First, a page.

Helping your child to read - the Coffee House way
This week the Eldest Latte finished Spacehop, the libraries' summer reading challenge. You read six books, and are rewarded throughout with little gifts - stickers for a poster, a rainbow pencil, a medal.
The event was celebrated with a mother-and-daughter trip to the cupcake shop, where I managed to get the above speedy picture before the Ugly Slice was destroyed.
Eldest has been a reluctant reader, and it's no surprise. Anything that makes reading harder is going to be a barrier to enthusiasm. Her cerebral palsy has made optical fixing and tracking difficult; she also needs a bigger text size.
Our breakthrough came in the form of Readalong Audiobooks from the library (no link is to be found, sadly), which consist of a large print children's novel and an unabridged audiobook. This is like a reading boot camp - once the child is packed into bed with the CD running there is nothing she can do but try to keep up, no daydreaming allowed. These audiobooks have been fantastic in encouraging Eldest to concentrate for longer and get the idea that perseverance is rewarded with a good story.
Other strategies we have used to encourage reading are:
- Following her interest. An obsession with The Worst Witch on TV led to a boxed set of books on her birthday - the characters were familiar, and some of the stories were too. It's easy to fall into the trap of choosing your children's books according to your own taste. Eldest likes history - it has always bored me. Shopping at a second hand book fair she spotted a big fat book about world history: I had to make myself step away from the lovely children's novels and hastily assemble my delighted face.
- Introducing 'celebrity' writers - we listened to the audiobook of Jenny Nimmo's Midnight for Charlie Bone on holiday - we were all entranced. Eldest came home and scoured the library for Jenny Nimmo. It has made her trips to the library more focused, and filled with more 'I've found it!' delight. Finding out about a children's event with Anne Fine in Preston in October has sparked a similar interest. Both authors write a range of books for different ages of children, so there different levels for her to choose from.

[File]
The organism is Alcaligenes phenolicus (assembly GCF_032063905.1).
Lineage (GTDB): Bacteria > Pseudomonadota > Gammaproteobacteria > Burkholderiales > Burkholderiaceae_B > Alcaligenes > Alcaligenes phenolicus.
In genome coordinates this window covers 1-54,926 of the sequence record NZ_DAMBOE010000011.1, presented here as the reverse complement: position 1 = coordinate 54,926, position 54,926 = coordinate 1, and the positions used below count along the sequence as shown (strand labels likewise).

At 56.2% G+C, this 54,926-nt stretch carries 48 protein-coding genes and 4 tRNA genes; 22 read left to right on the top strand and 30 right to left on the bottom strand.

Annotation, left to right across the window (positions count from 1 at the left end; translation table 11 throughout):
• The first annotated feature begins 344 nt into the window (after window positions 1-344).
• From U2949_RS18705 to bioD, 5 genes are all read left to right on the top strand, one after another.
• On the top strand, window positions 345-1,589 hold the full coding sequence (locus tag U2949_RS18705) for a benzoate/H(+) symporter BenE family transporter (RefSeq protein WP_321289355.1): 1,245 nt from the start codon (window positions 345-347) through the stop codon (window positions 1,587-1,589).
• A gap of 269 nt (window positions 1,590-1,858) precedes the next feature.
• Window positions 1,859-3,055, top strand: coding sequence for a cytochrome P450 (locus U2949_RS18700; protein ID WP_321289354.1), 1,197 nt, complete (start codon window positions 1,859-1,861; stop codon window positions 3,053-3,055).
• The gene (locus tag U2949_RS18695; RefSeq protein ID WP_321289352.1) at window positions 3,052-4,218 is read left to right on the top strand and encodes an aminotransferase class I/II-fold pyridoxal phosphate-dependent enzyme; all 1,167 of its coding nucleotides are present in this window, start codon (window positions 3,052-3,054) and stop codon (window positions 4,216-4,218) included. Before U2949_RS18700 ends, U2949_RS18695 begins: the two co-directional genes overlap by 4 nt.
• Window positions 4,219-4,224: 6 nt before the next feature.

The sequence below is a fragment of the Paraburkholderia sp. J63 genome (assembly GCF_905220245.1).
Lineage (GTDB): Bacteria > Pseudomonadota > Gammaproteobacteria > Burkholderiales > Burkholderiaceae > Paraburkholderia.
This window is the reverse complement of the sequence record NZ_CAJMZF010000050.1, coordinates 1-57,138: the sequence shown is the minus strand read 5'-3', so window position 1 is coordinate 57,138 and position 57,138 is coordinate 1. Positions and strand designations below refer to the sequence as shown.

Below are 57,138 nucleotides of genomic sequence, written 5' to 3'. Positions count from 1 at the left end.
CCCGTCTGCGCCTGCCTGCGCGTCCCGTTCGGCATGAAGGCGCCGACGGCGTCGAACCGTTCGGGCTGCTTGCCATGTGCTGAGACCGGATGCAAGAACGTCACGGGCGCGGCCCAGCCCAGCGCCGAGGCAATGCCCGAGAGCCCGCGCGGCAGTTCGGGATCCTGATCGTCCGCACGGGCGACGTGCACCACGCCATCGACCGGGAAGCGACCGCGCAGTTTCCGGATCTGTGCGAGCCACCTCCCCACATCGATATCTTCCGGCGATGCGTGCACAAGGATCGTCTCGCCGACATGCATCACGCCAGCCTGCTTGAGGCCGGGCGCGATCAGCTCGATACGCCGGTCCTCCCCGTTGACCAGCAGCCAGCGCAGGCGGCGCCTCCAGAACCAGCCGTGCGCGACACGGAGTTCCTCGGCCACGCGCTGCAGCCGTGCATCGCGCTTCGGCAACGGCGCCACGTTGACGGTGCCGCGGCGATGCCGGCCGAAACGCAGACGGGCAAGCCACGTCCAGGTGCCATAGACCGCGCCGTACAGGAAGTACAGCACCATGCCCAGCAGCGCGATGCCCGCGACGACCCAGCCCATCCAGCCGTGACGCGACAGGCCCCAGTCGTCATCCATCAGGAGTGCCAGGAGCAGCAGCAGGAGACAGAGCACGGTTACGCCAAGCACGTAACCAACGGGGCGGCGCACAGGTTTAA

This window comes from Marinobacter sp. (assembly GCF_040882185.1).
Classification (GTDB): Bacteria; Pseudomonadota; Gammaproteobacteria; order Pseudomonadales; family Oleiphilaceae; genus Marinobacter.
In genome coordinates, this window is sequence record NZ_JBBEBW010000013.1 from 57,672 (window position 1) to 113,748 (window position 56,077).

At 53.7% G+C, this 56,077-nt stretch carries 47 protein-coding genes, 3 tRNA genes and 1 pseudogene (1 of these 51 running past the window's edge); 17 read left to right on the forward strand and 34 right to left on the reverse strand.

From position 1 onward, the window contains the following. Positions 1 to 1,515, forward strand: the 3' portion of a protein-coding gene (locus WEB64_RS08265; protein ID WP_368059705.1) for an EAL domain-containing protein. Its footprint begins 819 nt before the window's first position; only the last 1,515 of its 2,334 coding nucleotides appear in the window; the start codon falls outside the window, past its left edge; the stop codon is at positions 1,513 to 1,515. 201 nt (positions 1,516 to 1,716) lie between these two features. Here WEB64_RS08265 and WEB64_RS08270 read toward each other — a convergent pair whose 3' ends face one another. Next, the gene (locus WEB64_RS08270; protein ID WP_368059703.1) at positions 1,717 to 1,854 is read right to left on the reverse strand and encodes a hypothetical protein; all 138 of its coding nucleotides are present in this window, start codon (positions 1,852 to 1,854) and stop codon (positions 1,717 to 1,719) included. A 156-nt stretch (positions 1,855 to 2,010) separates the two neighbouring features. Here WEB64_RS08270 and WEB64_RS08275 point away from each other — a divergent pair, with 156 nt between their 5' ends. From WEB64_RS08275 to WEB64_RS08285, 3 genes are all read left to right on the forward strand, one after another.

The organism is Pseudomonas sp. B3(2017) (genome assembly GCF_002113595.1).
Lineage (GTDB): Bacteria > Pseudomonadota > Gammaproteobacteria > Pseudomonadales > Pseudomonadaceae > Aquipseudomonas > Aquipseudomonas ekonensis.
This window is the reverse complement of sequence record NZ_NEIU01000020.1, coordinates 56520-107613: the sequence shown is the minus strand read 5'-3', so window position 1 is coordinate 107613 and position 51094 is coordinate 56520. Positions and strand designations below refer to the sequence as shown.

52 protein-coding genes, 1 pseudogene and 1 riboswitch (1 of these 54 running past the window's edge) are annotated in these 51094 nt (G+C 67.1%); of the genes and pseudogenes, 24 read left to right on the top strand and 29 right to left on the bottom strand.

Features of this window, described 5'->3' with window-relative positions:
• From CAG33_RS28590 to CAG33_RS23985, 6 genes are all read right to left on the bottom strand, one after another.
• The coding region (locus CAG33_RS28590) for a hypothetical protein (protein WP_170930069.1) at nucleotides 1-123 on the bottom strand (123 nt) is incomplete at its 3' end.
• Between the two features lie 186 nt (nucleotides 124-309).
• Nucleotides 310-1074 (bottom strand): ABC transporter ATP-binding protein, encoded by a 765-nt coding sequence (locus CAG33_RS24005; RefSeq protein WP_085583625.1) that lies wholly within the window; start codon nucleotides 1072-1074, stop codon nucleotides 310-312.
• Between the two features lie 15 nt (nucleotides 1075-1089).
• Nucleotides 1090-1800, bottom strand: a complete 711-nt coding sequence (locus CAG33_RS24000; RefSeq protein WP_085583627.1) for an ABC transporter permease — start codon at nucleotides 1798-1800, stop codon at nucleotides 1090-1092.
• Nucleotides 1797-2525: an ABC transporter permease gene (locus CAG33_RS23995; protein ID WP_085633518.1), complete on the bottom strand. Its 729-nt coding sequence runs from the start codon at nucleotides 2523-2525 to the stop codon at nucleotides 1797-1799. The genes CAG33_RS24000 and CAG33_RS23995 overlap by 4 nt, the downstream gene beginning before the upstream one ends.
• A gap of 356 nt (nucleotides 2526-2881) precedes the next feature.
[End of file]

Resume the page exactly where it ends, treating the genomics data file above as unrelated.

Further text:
- Keeping it simple - I don't pick anything that looks too challenging. If she chooses something she can't manage, it just quietly goes back to the library in my bag. Being able to get through a book easily in a couple of hours gives her confidence. Her intelligence will eventually lead her to the more advanced books - I'm not going to be the one to do it.
- Being sneaky. I read recently that Lemony Snicket's parents would read to an exciting part of a story, then leave his bedroom telling him to go straight to sleep. They would leave behind a strategically placed torch. When Eldest picks up the Big Boring Book of Bl**dy History at night, I wag my finger and tell her not to stay up all night reading. And then I close her door behind me. My sister-in-law claims her son's interest in reading increased massively when she started loudly expressing her disgust for his Captain Underpants books.
- Reading myself. Children see us check emails, watch television, wipe down kitchen surfaces - how often do they see us reading? If sitting on a comfy sofa and reading a book is setting a good example, then I'm all for it.
This post seems a good time do what Natasha asked and mention Booktime. This autumn, 680,000 copies of Eric Carle’s “Slowly, Slowly, Slowly,” Said the Sloth will be given free to all children starting reception class in England. Booktime are also running a prize draw for an exclusive artist’s proof from the book. To nominate a UK primary school or public library to win, go to www.booktime.org.uk.
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